1. While we are on the Transit Gateway Attachments page, lets go back to the top and give the VPN connection a name. Scan down the Resource type column for the VPN Attachment. *note: you may have to hit the refresh icon in the upper right above the table to get the new VPN to show. If you click the pencil that appears when you mouse over the Name column, you can enter a name. Be sure to click the check mark to save the name.

  2. From the Menu on the Left Select Site-to-Site VPN Connections. From the main panel, you likely will see the VPN is in State pending. That fine. Lets take a look toward the bottom, and click the Tunnel Details tab. Record the two Outside IP Addresses. We want to record them in the order of the one pairing up with the Inside IP CIDR range 169.254.10.0/30 first. note: You can use cloud9 as a scratch pad, by clicking the + in the main panel and selecting New file. be sure to paste them in the right order!

  3. From the menu on the left, Scroll down and select Transit Gateway Attachments. We need to verify that the attachment we created above is no longer in status pending. Instead it should be is state available like all of the VPC attachments in the list.

    Create VPN Attachment

  4. From the Menu on the Left Select Transit Gateway Route Tables. From the table in the main panel select Green Route Table. Lets take a look toward the bottom, and click the Associations tab. Associations mean that traffic coming from the outside toward the Transit gateway will use this route table to know where the packet will go after routing through the TGW. note: An attachment can only be Associated with one route table. But a route table can have multiple associations. Here in the Green Route Table, We already have one association, The Datacenter Services VPC. Click Create associations in the Associations tab. From the drop-down list, select the vpn. note:it should be the only one in the list without a Association route table . Click Create association. Associate VPN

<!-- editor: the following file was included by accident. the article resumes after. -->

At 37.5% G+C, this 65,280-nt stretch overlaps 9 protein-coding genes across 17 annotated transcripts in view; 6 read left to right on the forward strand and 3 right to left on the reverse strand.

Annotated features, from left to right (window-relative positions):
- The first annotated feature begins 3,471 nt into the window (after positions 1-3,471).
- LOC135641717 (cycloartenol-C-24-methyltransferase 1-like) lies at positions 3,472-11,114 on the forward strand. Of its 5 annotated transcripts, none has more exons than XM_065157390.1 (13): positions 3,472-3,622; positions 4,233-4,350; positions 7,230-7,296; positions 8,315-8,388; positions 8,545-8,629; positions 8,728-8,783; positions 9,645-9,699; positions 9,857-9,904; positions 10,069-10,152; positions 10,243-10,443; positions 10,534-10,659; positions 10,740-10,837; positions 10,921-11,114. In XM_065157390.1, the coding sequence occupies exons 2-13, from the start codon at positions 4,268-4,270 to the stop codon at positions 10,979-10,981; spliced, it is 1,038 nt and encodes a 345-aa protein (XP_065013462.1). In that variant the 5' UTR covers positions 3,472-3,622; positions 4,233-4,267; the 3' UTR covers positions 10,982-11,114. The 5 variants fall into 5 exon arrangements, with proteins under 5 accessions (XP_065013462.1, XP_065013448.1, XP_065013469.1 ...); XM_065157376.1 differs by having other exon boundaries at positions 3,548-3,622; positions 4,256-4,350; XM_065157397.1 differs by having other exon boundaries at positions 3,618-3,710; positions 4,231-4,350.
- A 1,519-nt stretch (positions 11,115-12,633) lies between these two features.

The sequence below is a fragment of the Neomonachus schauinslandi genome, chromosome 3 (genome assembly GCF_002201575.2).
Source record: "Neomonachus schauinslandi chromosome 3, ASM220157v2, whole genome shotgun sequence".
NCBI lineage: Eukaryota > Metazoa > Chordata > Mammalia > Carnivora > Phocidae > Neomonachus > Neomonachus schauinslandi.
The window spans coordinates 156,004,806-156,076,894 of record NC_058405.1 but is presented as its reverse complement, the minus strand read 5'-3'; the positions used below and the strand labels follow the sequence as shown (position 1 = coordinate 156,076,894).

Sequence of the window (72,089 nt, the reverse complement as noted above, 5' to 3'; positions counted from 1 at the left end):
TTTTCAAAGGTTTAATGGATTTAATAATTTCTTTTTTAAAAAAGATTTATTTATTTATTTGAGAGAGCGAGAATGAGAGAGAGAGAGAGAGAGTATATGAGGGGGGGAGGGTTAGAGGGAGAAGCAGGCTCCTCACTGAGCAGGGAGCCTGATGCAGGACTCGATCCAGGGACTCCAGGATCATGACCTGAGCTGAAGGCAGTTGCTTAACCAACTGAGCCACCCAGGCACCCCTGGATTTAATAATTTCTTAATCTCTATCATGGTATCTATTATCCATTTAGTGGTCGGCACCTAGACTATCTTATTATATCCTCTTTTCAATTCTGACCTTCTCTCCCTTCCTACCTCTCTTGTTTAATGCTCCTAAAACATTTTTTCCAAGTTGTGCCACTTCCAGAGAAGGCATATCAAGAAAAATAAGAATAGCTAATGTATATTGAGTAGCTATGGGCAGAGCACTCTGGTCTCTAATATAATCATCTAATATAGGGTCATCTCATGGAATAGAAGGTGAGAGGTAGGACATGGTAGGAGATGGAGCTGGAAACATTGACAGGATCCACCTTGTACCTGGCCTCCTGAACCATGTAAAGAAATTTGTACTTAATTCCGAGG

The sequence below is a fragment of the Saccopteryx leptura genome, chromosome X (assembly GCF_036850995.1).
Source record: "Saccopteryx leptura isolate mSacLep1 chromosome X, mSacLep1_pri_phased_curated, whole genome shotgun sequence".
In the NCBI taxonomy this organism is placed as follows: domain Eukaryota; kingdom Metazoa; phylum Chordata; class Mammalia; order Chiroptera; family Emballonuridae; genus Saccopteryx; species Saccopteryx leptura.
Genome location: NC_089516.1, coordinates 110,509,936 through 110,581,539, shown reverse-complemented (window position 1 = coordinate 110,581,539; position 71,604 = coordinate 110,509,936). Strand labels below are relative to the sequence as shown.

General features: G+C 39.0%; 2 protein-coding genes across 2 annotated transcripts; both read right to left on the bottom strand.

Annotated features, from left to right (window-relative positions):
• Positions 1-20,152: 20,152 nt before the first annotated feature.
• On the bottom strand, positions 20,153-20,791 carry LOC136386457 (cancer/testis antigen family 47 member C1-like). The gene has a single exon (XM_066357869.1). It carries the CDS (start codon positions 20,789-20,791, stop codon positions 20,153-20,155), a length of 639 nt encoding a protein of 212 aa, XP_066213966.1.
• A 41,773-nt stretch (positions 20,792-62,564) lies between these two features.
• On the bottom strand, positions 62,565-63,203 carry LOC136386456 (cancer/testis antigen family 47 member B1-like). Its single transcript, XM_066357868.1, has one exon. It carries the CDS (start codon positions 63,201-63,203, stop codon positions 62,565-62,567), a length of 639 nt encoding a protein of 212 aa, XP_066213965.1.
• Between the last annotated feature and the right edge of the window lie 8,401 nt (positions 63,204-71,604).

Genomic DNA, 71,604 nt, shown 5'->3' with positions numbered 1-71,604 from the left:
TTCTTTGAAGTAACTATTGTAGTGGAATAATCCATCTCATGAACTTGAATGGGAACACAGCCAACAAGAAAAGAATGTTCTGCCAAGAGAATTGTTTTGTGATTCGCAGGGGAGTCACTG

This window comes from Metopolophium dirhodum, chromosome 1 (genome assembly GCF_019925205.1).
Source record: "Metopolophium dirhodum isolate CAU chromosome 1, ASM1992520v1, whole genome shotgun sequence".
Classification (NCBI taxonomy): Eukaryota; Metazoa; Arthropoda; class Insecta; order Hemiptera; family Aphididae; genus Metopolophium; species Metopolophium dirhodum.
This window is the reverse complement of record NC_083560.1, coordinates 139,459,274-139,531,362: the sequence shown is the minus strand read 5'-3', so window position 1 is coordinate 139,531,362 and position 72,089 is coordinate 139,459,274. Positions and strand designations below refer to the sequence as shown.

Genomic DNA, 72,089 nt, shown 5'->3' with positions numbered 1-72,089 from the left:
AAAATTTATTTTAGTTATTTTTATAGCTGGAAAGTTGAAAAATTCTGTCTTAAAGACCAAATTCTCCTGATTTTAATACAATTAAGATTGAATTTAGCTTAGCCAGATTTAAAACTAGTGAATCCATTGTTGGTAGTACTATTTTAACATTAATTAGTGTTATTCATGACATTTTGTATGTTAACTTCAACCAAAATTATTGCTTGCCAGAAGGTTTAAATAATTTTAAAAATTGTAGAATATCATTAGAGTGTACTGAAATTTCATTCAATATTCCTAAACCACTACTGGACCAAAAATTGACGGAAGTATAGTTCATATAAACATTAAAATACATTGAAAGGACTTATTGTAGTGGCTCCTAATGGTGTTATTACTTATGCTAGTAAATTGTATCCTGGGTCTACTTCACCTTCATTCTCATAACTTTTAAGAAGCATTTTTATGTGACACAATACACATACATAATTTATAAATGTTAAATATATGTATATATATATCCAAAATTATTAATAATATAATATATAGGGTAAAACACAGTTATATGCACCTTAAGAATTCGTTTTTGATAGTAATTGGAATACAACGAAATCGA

5. While at the Transit Gateway Route Tables, take a look at the Propagations tab. These are the Resources that Dynamically inform the route table. An attachment can propagate to multiple route tables. For the Datacenter, we want to propagate to all of the route tables so the VPC associated with each route table can route back to the datacenter. Lets start with the Green Route Table. We can see all of the VPCs are propagating their CIDR to the route table. Since the Datacenter Services VPC is also associated with this route table, we need to propagate the VPN routes to the Green Route Table.